The Active at 60 Community Agent programme was a £1m DWP fund that was administered nationally by the Community Development Foundation and forms part of the Government’s response to the challenges an opportunities of an ageing society. Through the use of small grants and development of the Community Agent role, the programme was designed to encourage community groups and volunteers to help people approaching retirement to stay or become more active, in particular those at risk of social isolation and loneliness in later life. Around 460 community groups received grants ranging from £250 to £3,000 during the programme which ran from March 2011 to December 2011.
Research was commissioned to assess the extent to which the programme met its objectives to provide leadership roles for older people in their community, increase and widen the participation of older people in community activities and reduce the risk of people becoming socially isolated in later life. Critically, the research also looked at sustainability beyond the life of the programme and associated funding.
Research involved telephone interviews and online/postal surveys with local funders, community group leaders and those in a Community Agent role, face to face interviews with older people who were involved in activities funded by the programme and analysis of programme management information.
With the proportion of people aged over 50 set to increase to 40 per cent by 2026  promoting active ageing is an essential part of facing the challenges and opportunities of an ageing society. The ‘European Year of Active Ageing’ in 2012  seeks to recognise the contribution to society made by older people and to ensure amongst other things, that older people continue to participate in their communities, pursue their interests and remain socially connected. This in turn reduces the risk of social isolation and loneliness and can improve the physical and mental well-being of older people.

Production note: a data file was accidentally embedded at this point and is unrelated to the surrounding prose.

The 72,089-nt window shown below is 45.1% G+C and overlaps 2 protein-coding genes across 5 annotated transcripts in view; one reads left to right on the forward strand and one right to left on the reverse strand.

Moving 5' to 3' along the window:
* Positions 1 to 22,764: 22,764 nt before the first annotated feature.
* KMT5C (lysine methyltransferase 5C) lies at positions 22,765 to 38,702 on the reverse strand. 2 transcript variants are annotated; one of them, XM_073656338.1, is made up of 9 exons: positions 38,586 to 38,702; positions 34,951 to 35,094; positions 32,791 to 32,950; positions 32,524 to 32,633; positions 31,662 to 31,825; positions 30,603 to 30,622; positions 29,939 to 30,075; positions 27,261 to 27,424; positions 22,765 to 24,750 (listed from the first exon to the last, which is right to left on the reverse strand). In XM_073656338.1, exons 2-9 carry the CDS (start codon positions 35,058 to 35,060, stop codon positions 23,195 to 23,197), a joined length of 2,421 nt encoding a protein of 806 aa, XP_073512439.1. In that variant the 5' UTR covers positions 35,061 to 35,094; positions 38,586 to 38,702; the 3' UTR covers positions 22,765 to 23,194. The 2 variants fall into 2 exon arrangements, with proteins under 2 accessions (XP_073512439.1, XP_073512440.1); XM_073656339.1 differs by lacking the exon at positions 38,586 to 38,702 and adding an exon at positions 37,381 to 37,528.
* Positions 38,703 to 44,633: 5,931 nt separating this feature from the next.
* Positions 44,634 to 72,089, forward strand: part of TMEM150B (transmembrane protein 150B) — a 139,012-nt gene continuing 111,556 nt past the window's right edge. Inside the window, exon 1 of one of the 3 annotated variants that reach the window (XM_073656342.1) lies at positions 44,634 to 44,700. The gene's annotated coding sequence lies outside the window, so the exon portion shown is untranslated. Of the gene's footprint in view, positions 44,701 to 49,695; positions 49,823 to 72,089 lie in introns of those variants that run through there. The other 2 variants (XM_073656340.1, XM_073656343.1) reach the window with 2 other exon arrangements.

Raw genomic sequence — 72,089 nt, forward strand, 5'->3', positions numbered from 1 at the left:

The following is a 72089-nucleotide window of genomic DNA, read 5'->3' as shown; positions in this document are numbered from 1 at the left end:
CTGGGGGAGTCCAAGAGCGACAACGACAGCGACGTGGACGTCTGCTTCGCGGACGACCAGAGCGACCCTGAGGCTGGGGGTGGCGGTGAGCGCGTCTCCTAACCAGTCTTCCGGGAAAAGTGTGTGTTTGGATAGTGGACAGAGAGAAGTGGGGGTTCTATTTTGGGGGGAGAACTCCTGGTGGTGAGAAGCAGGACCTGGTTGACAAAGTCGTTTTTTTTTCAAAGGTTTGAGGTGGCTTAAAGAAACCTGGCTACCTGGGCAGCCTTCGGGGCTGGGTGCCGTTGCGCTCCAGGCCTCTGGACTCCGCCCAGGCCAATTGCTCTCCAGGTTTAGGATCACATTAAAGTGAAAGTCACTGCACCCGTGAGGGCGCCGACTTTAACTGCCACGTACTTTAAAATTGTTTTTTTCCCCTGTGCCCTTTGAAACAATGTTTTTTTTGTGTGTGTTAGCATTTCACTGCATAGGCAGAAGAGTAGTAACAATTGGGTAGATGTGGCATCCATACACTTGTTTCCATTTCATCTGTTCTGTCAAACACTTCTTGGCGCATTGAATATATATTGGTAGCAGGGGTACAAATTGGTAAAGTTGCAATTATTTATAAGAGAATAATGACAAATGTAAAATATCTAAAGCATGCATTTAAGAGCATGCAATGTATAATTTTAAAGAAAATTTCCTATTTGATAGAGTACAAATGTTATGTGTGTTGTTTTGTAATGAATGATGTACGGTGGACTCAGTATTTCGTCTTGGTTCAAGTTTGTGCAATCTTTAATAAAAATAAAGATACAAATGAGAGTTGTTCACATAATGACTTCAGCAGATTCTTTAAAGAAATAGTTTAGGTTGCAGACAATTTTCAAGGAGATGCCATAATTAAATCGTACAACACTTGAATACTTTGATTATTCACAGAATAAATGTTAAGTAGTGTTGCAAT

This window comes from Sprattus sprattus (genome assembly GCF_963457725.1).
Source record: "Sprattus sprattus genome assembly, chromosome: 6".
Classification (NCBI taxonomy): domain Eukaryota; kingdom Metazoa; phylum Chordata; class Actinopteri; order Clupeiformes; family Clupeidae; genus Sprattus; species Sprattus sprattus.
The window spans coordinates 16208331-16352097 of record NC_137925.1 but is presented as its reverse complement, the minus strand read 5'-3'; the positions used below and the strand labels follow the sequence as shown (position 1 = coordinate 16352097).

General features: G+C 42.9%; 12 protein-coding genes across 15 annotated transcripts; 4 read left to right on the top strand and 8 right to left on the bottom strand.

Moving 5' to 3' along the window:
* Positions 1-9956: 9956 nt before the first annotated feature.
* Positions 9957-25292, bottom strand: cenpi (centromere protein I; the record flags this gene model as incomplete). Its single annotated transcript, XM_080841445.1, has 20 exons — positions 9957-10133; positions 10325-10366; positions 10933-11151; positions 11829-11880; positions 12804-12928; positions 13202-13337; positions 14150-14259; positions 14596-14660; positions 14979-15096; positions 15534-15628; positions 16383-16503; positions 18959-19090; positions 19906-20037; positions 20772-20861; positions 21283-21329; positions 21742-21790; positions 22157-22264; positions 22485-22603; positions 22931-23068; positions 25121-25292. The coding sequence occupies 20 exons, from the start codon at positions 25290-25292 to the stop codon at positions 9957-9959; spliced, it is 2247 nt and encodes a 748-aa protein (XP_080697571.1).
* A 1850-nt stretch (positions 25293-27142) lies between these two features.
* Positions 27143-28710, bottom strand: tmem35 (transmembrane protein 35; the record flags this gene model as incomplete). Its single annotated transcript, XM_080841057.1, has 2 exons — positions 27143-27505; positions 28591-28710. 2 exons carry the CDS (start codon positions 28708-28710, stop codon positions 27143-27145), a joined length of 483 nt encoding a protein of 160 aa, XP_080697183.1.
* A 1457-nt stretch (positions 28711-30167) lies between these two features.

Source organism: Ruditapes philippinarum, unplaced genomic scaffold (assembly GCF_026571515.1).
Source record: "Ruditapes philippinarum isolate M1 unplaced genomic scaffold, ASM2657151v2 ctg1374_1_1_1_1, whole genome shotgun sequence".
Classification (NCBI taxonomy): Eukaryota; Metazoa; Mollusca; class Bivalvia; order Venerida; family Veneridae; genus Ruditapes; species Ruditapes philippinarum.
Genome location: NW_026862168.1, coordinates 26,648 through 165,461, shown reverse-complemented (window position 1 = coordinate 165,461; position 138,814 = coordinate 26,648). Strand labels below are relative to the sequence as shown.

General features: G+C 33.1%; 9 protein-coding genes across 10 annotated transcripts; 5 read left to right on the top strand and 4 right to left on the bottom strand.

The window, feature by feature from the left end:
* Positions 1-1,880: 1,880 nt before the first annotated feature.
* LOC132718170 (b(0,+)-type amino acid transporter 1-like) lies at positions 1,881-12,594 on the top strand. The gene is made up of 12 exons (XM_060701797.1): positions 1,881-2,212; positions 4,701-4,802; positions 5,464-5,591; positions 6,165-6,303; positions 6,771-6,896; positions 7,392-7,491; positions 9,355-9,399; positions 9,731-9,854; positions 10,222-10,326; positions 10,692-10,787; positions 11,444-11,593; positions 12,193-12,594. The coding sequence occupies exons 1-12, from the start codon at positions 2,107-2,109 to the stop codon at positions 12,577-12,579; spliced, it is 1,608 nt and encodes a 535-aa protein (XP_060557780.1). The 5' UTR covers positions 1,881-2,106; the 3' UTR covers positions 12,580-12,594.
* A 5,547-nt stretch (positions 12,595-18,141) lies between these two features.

As demonstrated in the Community Agents programme, the role of volunteers and leaders at community level is critical to engage with and encourage older people to participate. Recent research by Demos  examined the role that businesses can also play in supporting older people’s social participation and suggests that voluntary and community organisations can benefit from linking up with businesses.
Learning from the programme will be used as part of the wider Ageing Well legacy which aims to extend its reach to other local decision makers and influencers such as district and parish councils, the voluntary and community sector and other stakeholders. To ensure this happens, DWP is funding two posts to disseminate and embed good practice and learning from the programme, in addition to research reports and materials on the recently launched Ageing Well Legacy website 
Audit Commission (2010). Under Pressure: Tackling the Financial Challenge for Councils of an Ageing Population.
Demos (2012). Ageing Sociably: Businesses can do more to support older people’s social participation.
Ageing Well legacy website at www.local.gov.uk/ageing-well
Knowledge Hub at knowledgehub.local.gov.uk/web/ageingwell